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About The Industry


India  is the  second largest producer of textiles and garments in the world. The Indian textiles and apparel industry  is  expected  to  grow  very  fast in next few years. This industry accounts for large amount  to  the world’s spindle capacity. Abundant availability of raw materials such as cotton, wool, silk and jute as well as skilled workforce have made the country a sourcing hub


The  textiles industry has made a major contribution to the national economy in terms of direct and indirect employment  generation  and  net  foreign  exchange earnings. The sector contributes large amount to the country's  foreign  exchange  inflows. It provides direct employment to over 45 million people. The textiles sector   is  the   second   largest   provider  of  employment  after  agriculture. Thus, growth  and  all  round development of this industry has a direct bearing on the improvement of the India’s economy.

The Indian textiles industry is set for strong growth, buoyed by strong domestic consumption as well as export demand.


The most significant change in the Indian textiles industry has been the advent of man-made fibers (MMF). India  has  successfully  placed  its  innovative range of MMF textiles in almost all the countries across the globe.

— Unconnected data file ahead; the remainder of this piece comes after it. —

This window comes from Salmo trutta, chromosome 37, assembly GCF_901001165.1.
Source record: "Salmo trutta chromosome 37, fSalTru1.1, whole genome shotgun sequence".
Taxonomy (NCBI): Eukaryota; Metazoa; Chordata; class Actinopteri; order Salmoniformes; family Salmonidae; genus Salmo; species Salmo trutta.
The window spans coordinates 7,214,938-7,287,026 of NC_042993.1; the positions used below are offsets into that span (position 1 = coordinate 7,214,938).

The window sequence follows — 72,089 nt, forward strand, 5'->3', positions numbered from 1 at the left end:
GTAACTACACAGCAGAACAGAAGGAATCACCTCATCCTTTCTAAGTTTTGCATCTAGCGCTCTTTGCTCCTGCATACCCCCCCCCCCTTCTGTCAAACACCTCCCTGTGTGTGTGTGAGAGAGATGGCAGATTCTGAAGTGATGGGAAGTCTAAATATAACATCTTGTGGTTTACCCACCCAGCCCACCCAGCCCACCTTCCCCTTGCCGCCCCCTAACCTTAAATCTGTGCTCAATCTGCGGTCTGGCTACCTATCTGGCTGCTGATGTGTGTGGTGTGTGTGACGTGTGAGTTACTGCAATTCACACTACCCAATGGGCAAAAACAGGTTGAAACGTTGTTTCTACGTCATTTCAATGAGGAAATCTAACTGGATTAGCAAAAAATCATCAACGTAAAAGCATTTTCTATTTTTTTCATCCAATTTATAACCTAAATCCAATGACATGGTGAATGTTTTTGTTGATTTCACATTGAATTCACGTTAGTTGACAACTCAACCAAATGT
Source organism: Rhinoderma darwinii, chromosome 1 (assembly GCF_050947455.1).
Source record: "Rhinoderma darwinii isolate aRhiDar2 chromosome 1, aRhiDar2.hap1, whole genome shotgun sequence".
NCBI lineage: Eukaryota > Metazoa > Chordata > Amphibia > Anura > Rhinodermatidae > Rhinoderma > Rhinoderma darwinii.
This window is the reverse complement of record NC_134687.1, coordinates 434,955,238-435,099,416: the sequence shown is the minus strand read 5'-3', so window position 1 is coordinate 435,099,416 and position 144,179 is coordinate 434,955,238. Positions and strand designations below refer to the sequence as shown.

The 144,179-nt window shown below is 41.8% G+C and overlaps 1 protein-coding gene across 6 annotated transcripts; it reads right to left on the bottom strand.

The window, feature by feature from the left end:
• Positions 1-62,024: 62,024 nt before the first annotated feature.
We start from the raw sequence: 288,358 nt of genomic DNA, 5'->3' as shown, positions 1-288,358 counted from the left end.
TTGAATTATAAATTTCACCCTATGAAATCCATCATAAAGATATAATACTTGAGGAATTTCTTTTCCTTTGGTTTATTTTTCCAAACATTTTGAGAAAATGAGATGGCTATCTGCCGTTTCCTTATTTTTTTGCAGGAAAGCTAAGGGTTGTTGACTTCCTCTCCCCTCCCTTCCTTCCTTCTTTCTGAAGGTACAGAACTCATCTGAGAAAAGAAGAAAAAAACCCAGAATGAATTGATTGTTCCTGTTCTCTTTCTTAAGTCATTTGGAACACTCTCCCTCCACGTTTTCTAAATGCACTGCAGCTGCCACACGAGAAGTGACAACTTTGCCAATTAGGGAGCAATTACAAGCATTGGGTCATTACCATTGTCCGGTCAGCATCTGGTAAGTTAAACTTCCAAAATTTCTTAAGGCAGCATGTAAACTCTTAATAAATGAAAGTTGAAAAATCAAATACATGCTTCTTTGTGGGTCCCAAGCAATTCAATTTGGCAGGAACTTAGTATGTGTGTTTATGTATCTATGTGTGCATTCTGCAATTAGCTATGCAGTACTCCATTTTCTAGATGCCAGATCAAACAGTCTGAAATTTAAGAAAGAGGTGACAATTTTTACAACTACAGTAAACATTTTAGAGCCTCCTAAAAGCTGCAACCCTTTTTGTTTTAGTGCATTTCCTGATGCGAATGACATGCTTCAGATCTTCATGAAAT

The  textiles  sector has  witnessed a spurt in investment during the last five years. The industry (including dyed and printed) attracted foreign direct investors.



Iron & Steel Scrap is  one of the  essential requirements  for  manufacture of steel in mini-steel industry. It is also consumed by some major steel plants. Scrap–especially  that  from the ship breaking industry supplies substantial quantity of re-rollable steel and steel scrap for the  iron & steel  industry. Iron scrap is available in the country in the form  of  pressed  bundles, a  mixture of  used  steel components (called as a commercial scrap), turnings and borings  and heavy melting scrap. These  are  generated by industries of all sectors like automobiles, railways  and engineering workshops. The  collection  and processing of scrap in an organised manner is undertaken  by a few units in the country. In  the  local  market, scrap is supplied by dealers who in turn arrange  to have scrap collected manually or through sub-dealers. The  consumption  of  scrap is mainly reported  by  Induction  Furnace  and  Electric  Arc  Furnace  units,  integrated  steel  plants and alloy steel & foundry industries. Scraps are used in the steel sector after recycling. Recycling scrap helps in conservation of  energy as  re-melting  of  scrap  requires much less energy than production of iron or steel from iron ore. Also, the consumption of iron  and scrap by  re-melting reduces the burden on land fill disposal facilities and prevents the accumulation  of  abandoned steel  products  in  the environment. It increases the availability of semi-finished   material   which  otherwise   would   have  to   be  produced  using  the ore.  Thus,  it  helps in conservation of natural resources.





Steel Scraps